New center will aid seniors with memory loss
Healthcare Foundation, JCC MetroWest program will ‘increase quality of life’
In a move to slow down memory loss for people with early-stage dementia, the Healthcare Foundation of New Jersey is teaming up with JCC MetroWest in West Orange and TV executive Jonathan Littman, originally a New Jerseyan, in sponsoring an experimental program called The Memory Center.
“Obviously the aging community is growing and the number of people with memory impairment will be increasing,” said foundation executive director Marsha Atkind. “There are programs for people with Alzheimer’s and other types of dementia. But people in the early stages who can’t function in a regular adult center have no place to go, and there is no place for their caregivers to take them so the caregivers can get respite.”
The Memory Center, she said, will be “for people in the middle who really need support. Dementia is a devastating disease, and the people who have it and the people who love the people who have it need support,” Atkind told NJ Jewish News in a July 18 phone interview. “It will slow down their decline and give them as much stimulation as it can.”
“This has been a need in the community for a very long time,” said Sharon Gordon, director of JCC MetroWest’s Center for Adult Enrichment, noting the dearth of programs for seniors with memory impairment. “There are a lot of senior centers, but they are for independent people…. Many programs include lectures, discussion groups, and things of a more intellectual basis that are not appropriate for people with impaired memories. Those programs can be frustrating for people with dementia.”
Gordon’s agency will house the three-days-a-week program once it begins in mid-September. It will include music, physical exercise, gardening, and arts and crafts as well as discussions focusing on reminiscence.
“We want to get their minds as active as they can get,” said Gordon. “If people with dementia get such stimulation, it sometimes will slow down the progression of their condition.” The Memory Center will be staffed initially by a director certified to work with people with dementia, a group worker, and a certified nursing assistant.
The program will have sessions on Mondays, Tuesdays, and Thursdays from 9 a.m. to 3 p.m. and will be open to the entire community, non-Jews as well as Jews. “But there will be a Jewish flavor with holiday programs,” said Gordon. The cost is $70 a day; limited financial aid will be available.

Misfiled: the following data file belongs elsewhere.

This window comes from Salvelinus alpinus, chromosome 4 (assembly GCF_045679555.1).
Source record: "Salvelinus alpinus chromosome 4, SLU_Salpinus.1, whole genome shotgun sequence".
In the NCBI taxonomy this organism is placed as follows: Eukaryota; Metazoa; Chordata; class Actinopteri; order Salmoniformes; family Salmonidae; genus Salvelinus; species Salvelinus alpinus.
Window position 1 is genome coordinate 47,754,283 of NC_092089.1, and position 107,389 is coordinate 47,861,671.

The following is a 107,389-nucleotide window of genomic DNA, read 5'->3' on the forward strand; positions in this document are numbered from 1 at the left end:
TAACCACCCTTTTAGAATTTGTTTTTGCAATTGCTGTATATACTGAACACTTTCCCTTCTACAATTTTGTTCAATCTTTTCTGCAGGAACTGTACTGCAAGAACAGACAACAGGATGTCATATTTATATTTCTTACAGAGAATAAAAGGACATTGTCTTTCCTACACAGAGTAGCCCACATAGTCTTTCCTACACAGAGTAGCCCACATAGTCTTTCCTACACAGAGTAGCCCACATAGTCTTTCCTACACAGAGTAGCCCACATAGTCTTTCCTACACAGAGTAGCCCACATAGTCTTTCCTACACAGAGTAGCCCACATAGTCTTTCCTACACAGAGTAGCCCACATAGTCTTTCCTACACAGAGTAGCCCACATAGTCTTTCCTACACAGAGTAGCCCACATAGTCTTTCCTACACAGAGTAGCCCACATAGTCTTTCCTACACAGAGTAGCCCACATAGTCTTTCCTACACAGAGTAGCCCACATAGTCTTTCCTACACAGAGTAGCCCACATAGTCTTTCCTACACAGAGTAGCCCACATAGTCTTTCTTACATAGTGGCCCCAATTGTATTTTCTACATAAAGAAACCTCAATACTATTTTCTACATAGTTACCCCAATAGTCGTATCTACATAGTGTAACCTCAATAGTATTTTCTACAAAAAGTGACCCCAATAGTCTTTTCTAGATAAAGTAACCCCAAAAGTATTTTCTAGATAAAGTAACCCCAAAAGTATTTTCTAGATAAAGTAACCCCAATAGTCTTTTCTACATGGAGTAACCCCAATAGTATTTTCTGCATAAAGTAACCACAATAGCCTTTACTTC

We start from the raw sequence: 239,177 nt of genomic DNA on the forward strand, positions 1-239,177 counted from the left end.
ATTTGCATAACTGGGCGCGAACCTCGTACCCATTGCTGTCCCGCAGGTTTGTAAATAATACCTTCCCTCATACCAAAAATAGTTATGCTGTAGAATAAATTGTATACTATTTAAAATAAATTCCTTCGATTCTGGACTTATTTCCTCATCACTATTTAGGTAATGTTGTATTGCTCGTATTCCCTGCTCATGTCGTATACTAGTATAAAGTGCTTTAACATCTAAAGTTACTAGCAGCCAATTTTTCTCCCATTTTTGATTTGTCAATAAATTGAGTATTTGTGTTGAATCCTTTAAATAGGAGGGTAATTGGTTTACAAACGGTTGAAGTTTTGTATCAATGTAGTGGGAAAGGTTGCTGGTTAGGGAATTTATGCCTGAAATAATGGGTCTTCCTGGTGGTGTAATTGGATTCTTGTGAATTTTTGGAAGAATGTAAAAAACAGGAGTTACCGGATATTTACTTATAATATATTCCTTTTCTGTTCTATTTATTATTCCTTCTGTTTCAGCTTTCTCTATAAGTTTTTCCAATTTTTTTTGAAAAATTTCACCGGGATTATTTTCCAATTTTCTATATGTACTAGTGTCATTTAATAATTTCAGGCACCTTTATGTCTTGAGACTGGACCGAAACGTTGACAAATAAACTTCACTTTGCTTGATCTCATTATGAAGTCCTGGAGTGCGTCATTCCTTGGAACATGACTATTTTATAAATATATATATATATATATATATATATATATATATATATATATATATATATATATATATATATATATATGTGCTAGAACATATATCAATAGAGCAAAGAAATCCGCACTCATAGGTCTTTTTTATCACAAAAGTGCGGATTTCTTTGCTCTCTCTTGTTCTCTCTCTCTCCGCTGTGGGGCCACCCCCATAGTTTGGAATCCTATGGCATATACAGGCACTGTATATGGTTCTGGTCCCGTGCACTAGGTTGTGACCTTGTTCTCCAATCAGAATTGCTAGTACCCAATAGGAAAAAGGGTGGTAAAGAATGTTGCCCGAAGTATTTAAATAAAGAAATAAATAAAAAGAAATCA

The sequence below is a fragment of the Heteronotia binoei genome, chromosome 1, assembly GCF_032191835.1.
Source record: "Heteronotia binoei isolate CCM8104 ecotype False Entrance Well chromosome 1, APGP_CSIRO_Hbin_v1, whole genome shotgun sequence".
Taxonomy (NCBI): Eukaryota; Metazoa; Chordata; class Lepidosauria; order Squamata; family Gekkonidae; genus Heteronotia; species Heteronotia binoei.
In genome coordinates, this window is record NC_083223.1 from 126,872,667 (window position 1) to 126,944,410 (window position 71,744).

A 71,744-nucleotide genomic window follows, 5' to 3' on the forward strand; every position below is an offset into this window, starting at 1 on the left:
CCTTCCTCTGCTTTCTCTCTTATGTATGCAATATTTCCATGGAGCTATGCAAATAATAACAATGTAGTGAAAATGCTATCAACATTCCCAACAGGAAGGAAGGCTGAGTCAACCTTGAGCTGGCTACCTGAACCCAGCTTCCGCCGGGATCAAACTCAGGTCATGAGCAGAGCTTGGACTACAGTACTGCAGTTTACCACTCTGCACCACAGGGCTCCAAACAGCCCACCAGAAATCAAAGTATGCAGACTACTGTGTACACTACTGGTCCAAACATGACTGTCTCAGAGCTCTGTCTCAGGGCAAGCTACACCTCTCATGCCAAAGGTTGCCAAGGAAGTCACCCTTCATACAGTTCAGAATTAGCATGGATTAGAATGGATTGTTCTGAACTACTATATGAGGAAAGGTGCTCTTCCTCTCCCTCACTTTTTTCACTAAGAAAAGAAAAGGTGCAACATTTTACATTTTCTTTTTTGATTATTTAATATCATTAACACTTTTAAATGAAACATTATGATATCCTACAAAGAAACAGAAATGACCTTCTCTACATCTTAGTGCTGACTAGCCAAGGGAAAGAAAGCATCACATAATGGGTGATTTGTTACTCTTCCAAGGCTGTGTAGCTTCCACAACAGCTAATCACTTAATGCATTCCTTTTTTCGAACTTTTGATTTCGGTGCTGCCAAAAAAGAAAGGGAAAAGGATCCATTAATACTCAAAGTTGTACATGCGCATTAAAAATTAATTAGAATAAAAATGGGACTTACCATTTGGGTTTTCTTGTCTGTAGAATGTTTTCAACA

“We hope to open with at least six people, and our maximum number of participants is 16,” Gordon said. Each applicant will be interviewed “to make sure it’s a good fit.”
The program, however, will not be equipped for those with “aggression issues,” Gordon said.
In addition to their own activities, the participants will also be able to attend concerts, theatrical performances, and other programs at the JCC “so that they can be part of our community and still be safe,” Gordon added. “We can also do intergenerational programs with our nursery school.”
The Memory Center will be a companion piece to programs for caregivers funded by the foundation that were begun several years ago by the Jewish Federation of Greater MetroWest NJ’s two Jewish Family Service agencies, JFS of Central NJ and JFS of MetroWest, as well as the foundation-funded dementia unit at the Daughters of Israel nursing home in West Orange.
“Over the years we have struggled to find appropriate programming for seniors with dementia,” said JFS MetroWest executive director Reuben Rotman, “and this center will be a welcome addition to our community’s services for older adults. We are confident that this center will increase the quality of life for participants and their families.”
One third of the $150,000 funding comes from the Healthcare Foundation. Two thirds was provided by Littman, who moved to the Los Angeles area from his native West Orange in 1989. He has been the driving force behind such popular television shows as CSI, Cold Case, and The Amazing Race.
In an e-mail to NJJN, Littman explained that his father, who still lives in New Jersey, is suffering from dementia. “When my father’s illness began to worsen, we were surprised there was no program in the area to work with people suffering from memory impairment diseases.
“It is my hope that this new program becomes a vital resource both for the patients and their families for many years to come,” he wrote.
Those interested in the program can contact Gordon at email@example.com or 973-530-3480.